Friday, 21 November 2014

Divide and Conquer - What's in a chapter?

Did you know there are multiple rules for writing a chapter? No? Well it turns out there a quite a few. Some of them are obvious and some are carefully crafted rules.

Firstly each chapter has a job. That is to propel the story forward. It should keep the reader wanting to know more.

Chapter hooks are the cleverly crafted final sentences or two on each page. Their job is to make the reader want to read on. If an author is very good the reader will keep reading on no matter how many times they say – ‘Just one more chapter.’

Chapter length is important depending on the audience. Bryce Courtenay, one of my favourite Australian writers, thought very hard about it.
"I have to say that my average reader is a female; she's probably working, she's probably got two kids, she probably does twice as much as her husband does just to get organised every day of her life.

She arrives home after work exhausted, cooks a meal, gets the kids into bed ... puts their school clothes in the washing machine and about half-past nine she is absolutely and totally buggered. She has watched one hour of television and picks up my book and she reads one chapter.

Now, if you read a chapter of a Bryce Courtenay book it takes exactly half an hour, it's thirty pages. And she goes to bed hopefully having enjoyed herself thoroughly for the last half-hour. That's my job. My job isn't there to sit in a library for perhaps a hundred years. My job is essentially that of an entertainer, no different to that of a musician, no different to that of an actor. I just happen to be an author."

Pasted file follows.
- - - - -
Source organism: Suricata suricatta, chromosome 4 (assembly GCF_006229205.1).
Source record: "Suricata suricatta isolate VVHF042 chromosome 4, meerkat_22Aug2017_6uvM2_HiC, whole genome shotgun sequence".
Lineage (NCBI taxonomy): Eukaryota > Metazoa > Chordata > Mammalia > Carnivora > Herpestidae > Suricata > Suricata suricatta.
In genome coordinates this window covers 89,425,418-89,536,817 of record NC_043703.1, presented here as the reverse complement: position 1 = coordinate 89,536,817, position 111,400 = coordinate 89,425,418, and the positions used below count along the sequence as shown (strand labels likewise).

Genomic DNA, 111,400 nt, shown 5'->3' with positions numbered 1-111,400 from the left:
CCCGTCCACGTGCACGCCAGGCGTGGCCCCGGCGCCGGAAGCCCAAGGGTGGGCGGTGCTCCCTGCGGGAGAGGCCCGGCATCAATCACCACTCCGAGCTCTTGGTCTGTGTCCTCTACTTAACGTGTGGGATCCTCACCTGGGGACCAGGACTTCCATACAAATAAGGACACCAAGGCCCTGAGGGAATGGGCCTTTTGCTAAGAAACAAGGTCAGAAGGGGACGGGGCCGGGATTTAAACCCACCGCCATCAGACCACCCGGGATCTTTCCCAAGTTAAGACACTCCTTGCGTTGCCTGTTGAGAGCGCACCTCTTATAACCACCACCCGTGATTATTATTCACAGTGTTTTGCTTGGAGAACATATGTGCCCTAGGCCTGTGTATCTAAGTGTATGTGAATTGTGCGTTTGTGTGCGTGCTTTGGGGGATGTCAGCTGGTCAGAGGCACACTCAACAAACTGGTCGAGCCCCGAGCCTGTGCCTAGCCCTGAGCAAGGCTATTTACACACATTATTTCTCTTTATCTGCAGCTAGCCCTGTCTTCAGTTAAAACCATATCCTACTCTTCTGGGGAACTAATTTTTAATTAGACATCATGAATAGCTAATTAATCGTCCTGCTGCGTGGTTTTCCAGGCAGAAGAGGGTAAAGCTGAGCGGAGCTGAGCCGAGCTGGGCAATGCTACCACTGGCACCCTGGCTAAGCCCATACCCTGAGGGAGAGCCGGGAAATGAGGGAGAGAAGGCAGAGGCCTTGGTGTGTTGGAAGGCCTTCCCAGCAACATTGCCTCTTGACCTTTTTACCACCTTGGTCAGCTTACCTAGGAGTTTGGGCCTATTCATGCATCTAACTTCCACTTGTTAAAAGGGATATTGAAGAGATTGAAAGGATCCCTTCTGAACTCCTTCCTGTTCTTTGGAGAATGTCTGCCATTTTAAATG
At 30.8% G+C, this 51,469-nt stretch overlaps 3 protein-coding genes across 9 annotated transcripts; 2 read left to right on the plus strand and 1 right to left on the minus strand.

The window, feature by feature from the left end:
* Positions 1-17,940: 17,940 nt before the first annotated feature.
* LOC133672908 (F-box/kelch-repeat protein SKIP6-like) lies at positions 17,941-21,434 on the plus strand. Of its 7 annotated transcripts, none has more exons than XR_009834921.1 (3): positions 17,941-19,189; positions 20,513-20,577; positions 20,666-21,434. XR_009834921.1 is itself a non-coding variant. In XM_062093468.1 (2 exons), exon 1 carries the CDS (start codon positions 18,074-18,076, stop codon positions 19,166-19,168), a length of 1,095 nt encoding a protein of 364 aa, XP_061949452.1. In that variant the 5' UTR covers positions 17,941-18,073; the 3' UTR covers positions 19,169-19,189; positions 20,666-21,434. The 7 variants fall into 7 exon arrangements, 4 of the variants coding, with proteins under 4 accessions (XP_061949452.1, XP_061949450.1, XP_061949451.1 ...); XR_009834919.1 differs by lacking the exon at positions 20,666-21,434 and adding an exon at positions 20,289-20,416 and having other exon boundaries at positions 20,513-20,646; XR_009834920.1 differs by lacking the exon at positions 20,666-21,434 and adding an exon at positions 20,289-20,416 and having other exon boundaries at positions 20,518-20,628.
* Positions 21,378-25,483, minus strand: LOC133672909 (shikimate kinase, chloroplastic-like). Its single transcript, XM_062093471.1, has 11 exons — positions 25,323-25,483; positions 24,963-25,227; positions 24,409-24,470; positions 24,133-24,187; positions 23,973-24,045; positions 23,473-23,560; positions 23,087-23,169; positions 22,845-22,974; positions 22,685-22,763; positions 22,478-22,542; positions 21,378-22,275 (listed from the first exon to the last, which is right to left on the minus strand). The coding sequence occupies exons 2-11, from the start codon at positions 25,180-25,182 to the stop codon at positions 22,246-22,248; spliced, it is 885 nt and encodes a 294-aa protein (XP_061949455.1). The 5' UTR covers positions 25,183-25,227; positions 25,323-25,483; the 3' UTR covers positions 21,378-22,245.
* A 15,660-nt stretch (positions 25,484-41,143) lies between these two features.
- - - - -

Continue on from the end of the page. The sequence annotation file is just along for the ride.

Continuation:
Bryce Courtenay

Reading is entertainment so the author must keep the attention span of thier audience in mind.

Chapter beginnings can set the scene for what is to come. It can drop the reader right in the action. It can create an impression or an environment. It can even give them a feeling just through the description.

The flow of the writing is important for each chapter. Dialogue and action tags can move the story along without all the telling. However we need the descriptive language to help set the scene as well.

Some chapters mix it by using different point of view. Multiple character viewpoints add another layer to the writing because the voice of the character needs to come through each time. It should be done so well that the reader can tell the point of view has changed without realising it from the chapter heading or font.

If you are working on something now don’t get caught up on where your chapters should begin and end. Just write. You can divide and conquer later.
Melissa Wray is the author of Destiny Road which is published through Morris
Publishing Australia, and can be ordered; through Amazon and Smashwords.
Learn more at her blog Dream Big ... Read Often. 

Follow Melissa’s Facebook page here.

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